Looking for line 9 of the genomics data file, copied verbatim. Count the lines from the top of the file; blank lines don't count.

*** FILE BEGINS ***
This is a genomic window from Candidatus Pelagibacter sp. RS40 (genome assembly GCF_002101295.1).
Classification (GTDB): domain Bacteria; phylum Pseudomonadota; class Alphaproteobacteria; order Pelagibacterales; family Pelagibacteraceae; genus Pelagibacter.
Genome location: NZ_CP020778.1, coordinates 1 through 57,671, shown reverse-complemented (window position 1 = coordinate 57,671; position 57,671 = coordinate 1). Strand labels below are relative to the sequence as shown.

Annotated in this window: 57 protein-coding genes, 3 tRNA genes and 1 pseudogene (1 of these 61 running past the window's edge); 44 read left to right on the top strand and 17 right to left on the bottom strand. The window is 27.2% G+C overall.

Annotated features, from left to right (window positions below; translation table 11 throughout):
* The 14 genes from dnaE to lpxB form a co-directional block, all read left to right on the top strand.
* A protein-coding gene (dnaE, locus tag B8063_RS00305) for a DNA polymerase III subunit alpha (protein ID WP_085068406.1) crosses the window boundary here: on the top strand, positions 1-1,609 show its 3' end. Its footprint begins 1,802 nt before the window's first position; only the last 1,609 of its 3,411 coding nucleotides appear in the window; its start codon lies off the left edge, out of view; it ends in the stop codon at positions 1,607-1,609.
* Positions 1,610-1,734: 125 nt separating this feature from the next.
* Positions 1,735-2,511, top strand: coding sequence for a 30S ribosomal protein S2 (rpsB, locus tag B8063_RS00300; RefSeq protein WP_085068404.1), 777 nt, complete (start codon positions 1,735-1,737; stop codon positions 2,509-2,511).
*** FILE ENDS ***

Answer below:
* Positions 1,735-2,511, top strand: coding sequence for a 30S ribosomal protein S2 (rpsB, locus tag B8063_RS00300; RefSeq protein WP_085068404.1), 777 nt, complete (start codon positions 1,735-1,737; stop codon positions 2,509-2,511).